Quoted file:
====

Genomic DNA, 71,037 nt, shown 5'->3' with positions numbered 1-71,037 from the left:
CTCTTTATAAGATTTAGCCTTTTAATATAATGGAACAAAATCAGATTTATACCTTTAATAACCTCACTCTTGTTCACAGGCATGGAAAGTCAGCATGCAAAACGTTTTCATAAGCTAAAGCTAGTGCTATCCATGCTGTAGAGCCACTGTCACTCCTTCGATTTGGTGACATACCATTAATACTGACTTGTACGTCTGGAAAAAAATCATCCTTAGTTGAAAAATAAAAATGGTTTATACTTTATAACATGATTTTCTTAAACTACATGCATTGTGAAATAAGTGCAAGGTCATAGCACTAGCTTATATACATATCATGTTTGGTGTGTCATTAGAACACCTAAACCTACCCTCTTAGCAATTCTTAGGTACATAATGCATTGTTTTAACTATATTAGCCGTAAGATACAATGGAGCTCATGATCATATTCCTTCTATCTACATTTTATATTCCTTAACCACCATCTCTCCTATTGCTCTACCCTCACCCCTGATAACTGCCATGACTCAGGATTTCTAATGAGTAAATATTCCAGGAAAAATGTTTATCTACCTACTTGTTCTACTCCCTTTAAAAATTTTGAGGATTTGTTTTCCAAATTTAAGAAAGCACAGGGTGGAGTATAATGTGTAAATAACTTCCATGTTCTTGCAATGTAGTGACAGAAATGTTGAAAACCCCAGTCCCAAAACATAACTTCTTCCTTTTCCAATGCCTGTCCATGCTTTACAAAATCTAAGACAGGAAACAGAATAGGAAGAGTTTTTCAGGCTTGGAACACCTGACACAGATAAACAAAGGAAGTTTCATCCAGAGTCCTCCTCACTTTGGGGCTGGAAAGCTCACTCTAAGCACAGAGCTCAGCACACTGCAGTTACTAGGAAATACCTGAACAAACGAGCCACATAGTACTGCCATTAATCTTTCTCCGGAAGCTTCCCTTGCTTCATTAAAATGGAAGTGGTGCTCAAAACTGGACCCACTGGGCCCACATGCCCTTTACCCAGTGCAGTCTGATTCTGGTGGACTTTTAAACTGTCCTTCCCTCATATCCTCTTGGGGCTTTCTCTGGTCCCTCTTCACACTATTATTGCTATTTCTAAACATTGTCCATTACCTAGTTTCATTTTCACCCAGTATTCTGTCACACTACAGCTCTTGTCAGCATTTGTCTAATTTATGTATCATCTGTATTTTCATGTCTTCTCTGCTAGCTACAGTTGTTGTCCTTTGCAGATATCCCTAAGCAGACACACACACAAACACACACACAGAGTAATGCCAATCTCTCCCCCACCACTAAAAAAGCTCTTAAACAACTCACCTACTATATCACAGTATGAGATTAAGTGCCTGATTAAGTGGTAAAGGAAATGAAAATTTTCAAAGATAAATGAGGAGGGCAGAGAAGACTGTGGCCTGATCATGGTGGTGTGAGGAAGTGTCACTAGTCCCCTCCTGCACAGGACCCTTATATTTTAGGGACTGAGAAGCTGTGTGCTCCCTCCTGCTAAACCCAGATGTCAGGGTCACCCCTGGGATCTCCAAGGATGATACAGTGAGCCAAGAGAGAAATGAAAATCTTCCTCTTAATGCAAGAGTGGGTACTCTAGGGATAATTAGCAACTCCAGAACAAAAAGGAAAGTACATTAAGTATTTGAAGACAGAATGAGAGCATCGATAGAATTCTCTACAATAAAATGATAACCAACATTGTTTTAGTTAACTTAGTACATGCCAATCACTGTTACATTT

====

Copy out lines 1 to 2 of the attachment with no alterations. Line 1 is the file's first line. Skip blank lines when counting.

Genomic DNA, 71,037 nt, shown 5'->3' with positions numbered 1-71,037 from the left:
CTCTTTATAAGATTTAGCCTTTTAATATAATGGAACAAAATCAGATTTATACCTTTAATAACCTCACTCTTGTTCACAGGCATGGAAAGTCAGCATGCAAAACGTTTTCATAAGCTAAAGCTAGTGCTATCCATGCTGTAGAGCCACTGTCACTCCTTCGATTTGGTGACATACCATTAATACTGACTTGTACGTCTGGAAAAAAATCATCCTTAGTTGAAAAATAAAAATGGTTTATACTTTATAACATGATTTTCTTAAACTACATGCATTGTGAAATAAGTGCAAGGTCATAGCACTAGCTTATATACATATCATGTTTGGTGTGTCATTAGAACACCTAAACCTACCCTCTTAGCAATTCTTAGGTACATAATGCATTGTTTTAACTATATTAGCCGTAAGATACAATGGAGCTCATGATCATATTCCTTCTATCTACATTTTATATTCCTTAACCACCATCTCTCCTATTGCTCTACCCTCACCCCTGATAACTGCCATGACTCAGGATTTCTAATGAGTAAATATTCCAGGAAAAATGTTTATCTACCTACTTGTTCTACTCCCTTTAAAAATTTTGAGGATTTGTTTTCCAAATTTAAGAAAGCACAGGGTGGAGTATAATGTGTAAATAACTTCCATGTTCTTGCAATGTAGTGACAGAAATGTTGAAAACCCCAGTCCCAAAACATAACTTCTTCCTTTTCCAATGCCTGTCCATGCTTTACAAAATCTAAGACAGGAAACAGAATAGGAAGAGTTTTTCAGGCTTGGAACACCTGACACAGATAAACAAAGGAAGTTTCATCCAGAGTCCTCCTCACTTTGGGGCTGGAAAGCTCACTCTAAGCACAGAGCTCAGCACACTGCAGTTACTAGGAAATACCTGAACAAACGAGCCACATAGTACTGCCATTAATCTTTCTCCGGAAGCTTCCCTTGCTTCATTAAAATGGAAGTGGTGCTCAAAACTGGACCCACTGGGCCCACATGCCCTTTACCCAGTGCAGTCTGATTCTGGTGGACTTTTAAACTGTCCTTCCCTCATATCCTCTTGGGGCTTTCTCTGGTCCCTCTTCACACTATTATTGCTATTTCTAAACATTGTCCATTACCTAGTTTCATTTTCACCCAGTATTCTGTCACACTACAGCTCTTGTCAGCATTTGTCTAATTTATGTATCATCTGTATTTTCATGTCTTCTCTGCTAGCTACAGTTGTTGTCCTTTGCAGATATCCCTAAGCAGACACACACACAAACACACACACAGAGTAATGCCAATCTCTCCCCCACCACTAAAAAAGCTCTTAAACAACTCACCTACTATATCACAGTATGAGATTAAGTGCCTGATTAAGTGGTAAAGGAAATGAAAATTTTCAAAGATAAATGAGGAGGGCAGAGAAGACTGTGGCCTGATCATGGTGGTGTGAGGAAGTGTCACTAGTCCCCTCCTGCACAGGACCCTTATATTTTAGGGACTGAGAAGCTGTGTGCTCCCTCCTGCTAAACCCAGATGTCAGGGTCACCCCTGGGATCTCCAAGGATGATACAGTGAGCCAAGAGAGAAATGAAAATCTTCCTCTTAATGCAAGAGTGGGTACTCTAGGGATAATTAGCAACTCCAGAACAAAAAGGAAAGTACATTAAGTATTTGAAGACAGAATGAGAGCATCGATAGAATTCTCTACAATAAAATGATAACCAACATTGTTTTAGTTAACTTAGTACATGCCAATCACTGTTACATTT